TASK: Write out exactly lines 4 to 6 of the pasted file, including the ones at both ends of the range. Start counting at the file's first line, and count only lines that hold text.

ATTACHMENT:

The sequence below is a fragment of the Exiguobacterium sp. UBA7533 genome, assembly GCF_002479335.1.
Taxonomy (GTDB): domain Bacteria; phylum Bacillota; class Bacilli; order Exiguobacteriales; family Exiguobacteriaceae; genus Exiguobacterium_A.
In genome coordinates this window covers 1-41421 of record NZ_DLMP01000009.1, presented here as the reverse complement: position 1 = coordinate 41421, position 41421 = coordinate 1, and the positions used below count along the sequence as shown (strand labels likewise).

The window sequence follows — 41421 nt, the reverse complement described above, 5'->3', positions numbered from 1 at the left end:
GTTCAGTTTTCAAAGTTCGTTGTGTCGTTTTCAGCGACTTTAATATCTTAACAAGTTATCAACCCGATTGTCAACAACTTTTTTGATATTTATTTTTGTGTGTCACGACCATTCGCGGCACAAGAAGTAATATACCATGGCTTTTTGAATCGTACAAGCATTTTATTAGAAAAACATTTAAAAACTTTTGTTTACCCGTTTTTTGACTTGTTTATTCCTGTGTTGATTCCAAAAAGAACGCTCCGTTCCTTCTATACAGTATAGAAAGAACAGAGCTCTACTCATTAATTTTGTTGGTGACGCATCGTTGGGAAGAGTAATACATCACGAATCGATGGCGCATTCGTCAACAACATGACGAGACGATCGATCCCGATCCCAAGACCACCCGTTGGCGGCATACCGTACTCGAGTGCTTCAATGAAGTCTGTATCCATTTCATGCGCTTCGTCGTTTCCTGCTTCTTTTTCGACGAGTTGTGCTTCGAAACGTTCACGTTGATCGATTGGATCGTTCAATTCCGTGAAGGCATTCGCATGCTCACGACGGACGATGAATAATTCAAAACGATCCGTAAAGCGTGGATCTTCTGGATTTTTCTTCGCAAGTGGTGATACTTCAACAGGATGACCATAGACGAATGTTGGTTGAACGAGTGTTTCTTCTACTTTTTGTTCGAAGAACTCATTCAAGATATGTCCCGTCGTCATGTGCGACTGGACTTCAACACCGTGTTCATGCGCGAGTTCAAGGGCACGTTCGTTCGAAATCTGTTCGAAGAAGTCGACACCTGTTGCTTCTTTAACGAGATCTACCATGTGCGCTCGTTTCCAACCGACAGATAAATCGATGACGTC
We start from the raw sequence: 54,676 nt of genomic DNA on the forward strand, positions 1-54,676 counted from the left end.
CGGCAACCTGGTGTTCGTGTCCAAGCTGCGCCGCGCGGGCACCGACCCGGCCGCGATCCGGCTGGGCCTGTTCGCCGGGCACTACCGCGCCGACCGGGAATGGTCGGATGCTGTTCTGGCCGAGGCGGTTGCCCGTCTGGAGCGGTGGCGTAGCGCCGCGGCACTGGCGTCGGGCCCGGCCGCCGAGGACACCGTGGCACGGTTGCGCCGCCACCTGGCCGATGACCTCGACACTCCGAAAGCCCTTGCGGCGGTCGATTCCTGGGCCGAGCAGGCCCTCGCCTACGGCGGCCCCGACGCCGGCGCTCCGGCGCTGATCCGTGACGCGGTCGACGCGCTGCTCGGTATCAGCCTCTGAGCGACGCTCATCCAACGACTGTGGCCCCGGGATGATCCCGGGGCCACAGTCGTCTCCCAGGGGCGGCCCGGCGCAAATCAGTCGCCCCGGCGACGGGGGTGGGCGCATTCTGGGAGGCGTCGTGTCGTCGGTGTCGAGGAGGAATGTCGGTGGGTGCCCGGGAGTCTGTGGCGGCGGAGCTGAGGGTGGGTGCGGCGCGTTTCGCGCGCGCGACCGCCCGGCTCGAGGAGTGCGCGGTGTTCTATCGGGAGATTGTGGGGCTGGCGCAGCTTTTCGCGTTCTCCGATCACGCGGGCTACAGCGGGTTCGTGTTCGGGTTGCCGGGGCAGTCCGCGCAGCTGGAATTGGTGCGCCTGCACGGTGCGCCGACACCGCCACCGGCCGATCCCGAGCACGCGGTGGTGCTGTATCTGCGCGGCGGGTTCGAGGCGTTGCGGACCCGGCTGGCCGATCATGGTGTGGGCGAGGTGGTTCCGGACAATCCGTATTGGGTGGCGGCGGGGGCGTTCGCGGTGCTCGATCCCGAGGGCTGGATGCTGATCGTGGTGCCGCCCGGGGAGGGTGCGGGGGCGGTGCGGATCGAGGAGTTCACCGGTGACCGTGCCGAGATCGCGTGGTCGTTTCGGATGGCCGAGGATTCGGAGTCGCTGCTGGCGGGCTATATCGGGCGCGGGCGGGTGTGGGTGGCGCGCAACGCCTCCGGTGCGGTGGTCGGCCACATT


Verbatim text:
The window sequence follows — 41421 nt, the reverse complement described above, 5'->3', positions numbered from 1 at the left end:
GTTCAGTTTTCAAAGTTCGTTGTGTCGTTTTCAGCGACTTTAATATCTTAACAAGTTATCAACCCGATTGTCAACAACTTTTTTGATATTTATTTTTGTGTGTCACGACCATTCGCGGCACAAGAAGTAATATACCATGGCTTTTTGAATCGTACAAGCATTTTATTAGAAAAACATTTAAAAACTTTTGTTTACCCGTTTTTTGACTTGTTTATTCCTGTGTTGATTCCAAAAAGAACGCTCCGTTCCTTCTATACAGTATAGAAAGAACAGAGCTCTACTCATTAATTTTGTTGGTGACGCATCGTTGGGAAGAGTAATACATCACGAATCGATGGCGCATTCGTCAACAACATGACGAGACGATCGATCCCGATCCCAAGACCACCCGTTGGCGGCATACCGTACTCGAGTGCTTCAATGAAGTCTGTATCCATTTCATGCGCTTCGTCGTTTCCTGCTTCTTTTTCGACGAGTTGTGCTTCGAAACGTTCACGTTGATCGATTGGATCGTTCAATTCCGTGAAGGCATTCGCATGCTCACGACGGACGATGAATAATTCAAAACGATCCGTAAAGCGTGGATCTTCTGGATTTTTCTTCGCAAGTGGTGATACTTCAACAGGATGACCATAGACGAATGTTGGTTGAACGAGTGTTTCTTCTACTTTTTGTTCGAAGAACTCATTCAAGATATGTCCCGTCGTCATGTGCGACTGGACTTCAACACCGTGTTCATGCGCGAGTTCAAGGGCACGTTCGTTCGAAATCTGTTCGAAGAAGTCGACACCTGTTGCTTCTTTAACGAGATCTACCATGTGCGCTCGTTTCCAACCGACAGATAAATCGATGACGTC
We start from the raw sequence: 54,676 nt of genomic DNA on the forward strand, positions 1-54,676 counted from the left end.